Way back in 1982, Thomas Dolby famously quipped “She blinded me with science and hit me with technology.” While musical tastes have since changed, the sentiment is stronger than ever. Science, especially data science, can be an intimidating subject for marketers and other non-mathematicians.
While risk managers have embraced data science for years (e.g., assessing credit worthiness, detecting transaction fraud, etc.), marketers still reside much further left on the technology adoption curve. My theory is that this hesitation is due to the opaque nature of data science. Many marketers are unable to trust a practice that cannot be explained (at least not in terms that they can understand).
Consider the extraordinary marketers you’ve known. What often makes them great is their ability to anticipate. They anticipate what their competitors will do, what their customers will respond to, and how their markets will evolve. Better yet, they can explain the reasons behind their theories in great detail. Their segmentation strategies and workflow rules all appear to make complete sense. They even measure their success with improvements in click-through rates, conversion ratios, and other marketing KPIs. After all, marketing is inherently a metric-driven profession.
Now consider how Big Data science could be used to make our ability to anticipate even greater. For starters, let’s segment data science (at least for common marketing purposes) into two primary categories: predictive and descriptive. Both methods have a role in anticipating future behaviors.
Descriptive analytics are used to uncover (or describe) the root causes of known outcomes. These methods utilize machine-learning techniques to discover complex correlations and patterns scattered across many sources of disparate data. For example, imagine the complexity (and benefit) of finding the contributing factors behind unscheduled maintenance on aircraft engines. While people can address the problems once known, the actual root cause discovery relies on data science to scour thousands of machine log files and find common factors leading up to device failure.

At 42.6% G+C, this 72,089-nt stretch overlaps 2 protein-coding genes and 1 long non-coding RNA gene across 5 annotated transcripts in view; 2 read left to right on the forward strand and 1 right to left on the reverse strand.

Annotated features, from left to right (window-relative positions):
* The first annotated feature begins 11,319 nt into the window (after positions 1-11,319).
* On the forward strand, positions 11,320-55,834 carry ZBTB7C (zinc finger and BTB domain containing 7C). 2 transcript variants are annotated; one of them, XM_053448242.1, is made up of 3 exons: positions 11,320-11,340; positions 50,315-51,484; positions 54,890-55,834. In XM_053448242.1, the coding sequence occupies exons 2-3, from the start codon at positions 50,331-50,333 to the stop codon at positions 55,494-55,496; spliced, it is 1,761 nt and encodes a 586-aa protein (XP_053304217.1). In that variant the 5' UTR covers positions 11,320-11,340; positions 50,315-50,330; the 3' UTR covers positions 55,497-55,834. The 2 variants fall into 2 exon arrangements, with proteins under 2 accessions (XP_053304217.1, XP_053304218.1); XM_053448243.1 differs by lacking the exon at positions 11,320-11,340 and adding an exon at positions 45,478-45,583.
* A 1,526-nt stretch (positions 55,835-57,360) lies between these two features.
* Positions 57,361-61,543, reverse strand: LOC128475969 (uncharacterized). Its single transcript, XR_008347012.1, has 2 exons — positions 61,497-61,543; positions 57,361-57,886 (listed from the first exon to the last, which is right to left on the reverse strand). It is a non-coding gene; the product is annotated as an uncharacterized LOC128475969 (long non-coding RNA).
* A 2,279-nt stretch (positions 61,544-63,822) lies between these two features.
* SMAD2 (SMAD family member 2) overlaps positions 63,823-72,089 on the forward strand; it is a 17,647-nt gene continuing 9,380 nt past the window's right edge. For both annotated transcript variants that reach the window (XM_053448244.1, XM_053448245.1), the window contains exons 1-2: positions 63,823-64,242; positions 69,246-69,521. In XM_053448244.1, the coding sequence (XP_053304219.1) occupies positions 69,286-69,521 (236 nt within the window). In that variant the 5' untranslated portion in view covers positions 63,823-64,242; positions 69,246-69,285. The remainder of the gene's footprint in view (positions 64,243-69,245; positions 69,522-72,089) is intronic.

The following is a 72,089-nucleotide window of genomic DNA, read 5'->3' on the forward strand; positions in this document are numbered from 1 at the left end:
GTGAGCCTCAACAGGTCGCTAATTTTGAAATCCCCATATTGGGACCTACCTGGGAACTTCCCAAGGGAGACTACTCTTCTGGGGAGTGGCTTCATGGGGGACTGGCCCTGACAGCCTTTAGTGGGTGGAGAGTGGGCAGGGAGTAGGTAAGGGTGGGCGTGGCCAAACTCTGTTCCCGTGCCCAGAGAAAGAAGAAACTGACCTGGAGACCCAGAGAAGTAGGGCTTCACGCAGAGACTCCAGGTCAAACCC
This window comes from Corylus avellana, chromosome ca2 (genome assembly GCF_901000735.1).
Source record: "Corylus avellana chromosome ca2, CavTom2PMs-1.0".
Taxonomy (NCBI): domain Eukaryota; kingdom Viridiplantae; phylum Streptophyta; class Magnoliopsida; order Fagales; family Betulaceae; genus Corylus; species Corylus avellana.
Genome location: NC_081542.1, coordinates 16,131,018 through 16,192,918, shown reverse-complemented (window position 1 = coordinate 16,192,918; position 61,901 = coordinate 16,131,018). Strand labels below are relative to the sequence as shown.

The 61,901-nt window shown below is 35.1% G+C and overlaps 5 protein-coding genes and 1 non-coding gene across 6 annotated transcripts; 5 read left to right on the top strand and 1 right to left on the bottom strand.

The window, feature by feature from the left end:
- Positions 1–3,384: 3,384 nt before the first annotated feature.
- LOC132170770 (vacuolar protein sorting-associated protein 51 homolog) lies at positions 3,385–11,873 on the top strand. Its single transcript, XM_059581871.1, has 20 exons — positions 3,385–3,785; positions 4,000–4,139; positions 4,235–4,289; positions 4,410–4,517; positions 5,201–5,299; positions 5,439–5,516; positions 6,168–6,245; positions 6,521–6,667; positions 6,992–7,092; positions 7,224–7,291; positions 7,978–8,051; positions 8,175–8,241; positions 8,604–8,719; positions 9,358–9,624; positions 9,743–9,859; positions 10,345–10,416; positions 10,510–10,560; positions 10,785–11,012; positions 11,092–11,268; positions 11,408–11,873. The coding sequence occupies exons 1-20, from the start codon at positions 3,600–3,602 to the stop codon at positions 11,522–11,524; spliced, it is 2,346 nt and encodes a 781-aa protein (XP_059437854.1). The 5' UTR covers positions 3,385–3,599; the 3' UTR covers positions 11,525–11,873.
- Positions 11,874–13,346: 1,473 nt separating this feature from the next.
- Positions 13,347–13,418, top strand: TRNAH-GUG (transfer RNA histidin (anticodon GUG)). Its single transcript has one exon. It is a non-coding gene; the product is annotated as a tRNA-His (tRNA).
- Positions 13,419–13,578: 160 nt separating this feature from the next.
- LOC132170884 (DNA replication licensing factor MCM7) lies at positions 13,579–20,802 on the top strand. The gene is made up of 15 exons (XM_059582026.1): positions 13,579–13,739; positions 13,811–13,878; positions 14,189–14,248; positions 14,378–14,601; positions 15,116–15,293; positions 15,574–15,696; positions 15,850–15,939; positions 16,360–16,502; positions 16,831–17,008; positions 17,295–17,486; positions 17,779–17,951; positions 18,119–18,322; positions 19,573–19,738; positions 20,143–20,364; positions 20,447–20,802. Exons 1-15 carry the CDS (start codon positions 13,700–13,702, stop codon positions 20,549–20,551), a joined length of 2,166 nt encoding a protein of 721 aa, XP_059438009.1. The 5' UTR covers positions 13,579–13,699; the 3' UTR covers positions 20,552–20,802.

These same techniques will play a critical role in the evolution of attribution marketing. As marketers, we need to resist the urge to over-simplify the problem with logical explanations. Instead, trust the science to find the most impactful attribution elements. Focus on interrogating the results, not the methods, and you’ll learn to trust the unknown.
For marketers, predictive analytics are most useful when forecasting individuals’ future behaviors or responses. These techniques are incredibly useful in attrition forecasting (fading) and nano-segmentation campaigns (propensity) focused on cross-sell/up-sell opportunities. The data science techniques being employed have a long track record of success in non-marketing use cases. Understanding the lineage of these techniques may increase your comfort level when applying them to your next campaign.
It turns out that rocket science can be used to determine real-time pricing models. The navigation systems on guided rockets continually evaluate changes in wind, velocity, density altitude, and hundreds of other variables in order to hit their target. The same techniques apply to real-time pricing adjustments in auctions or other dynamic pricing environments. In these cases, the real-time ”navigation systems” are evaluating inventory levels, product features, recent sales prices, and consumer alternatives to determine a target price. Same math, different use case.
In the banking world, the algorithms used to determine unusual credit card transactions are very similar to the algorithms used to determine whether someone is at high risk of canceling an online dating service. In both cases, the science is focused on detecting anomalous account activity at the individual level. What’s unusual for one person may not be unusual for another, and that’s where the science excels. Again, same math, different use case.
As data science becomes more ingrained in our day-to-day lives, the extraordinary marketers will learn to trust it in the same way that risk managers and rocket scientists have for years. Hopefully you’ll find that the techniques are not that blinding after all.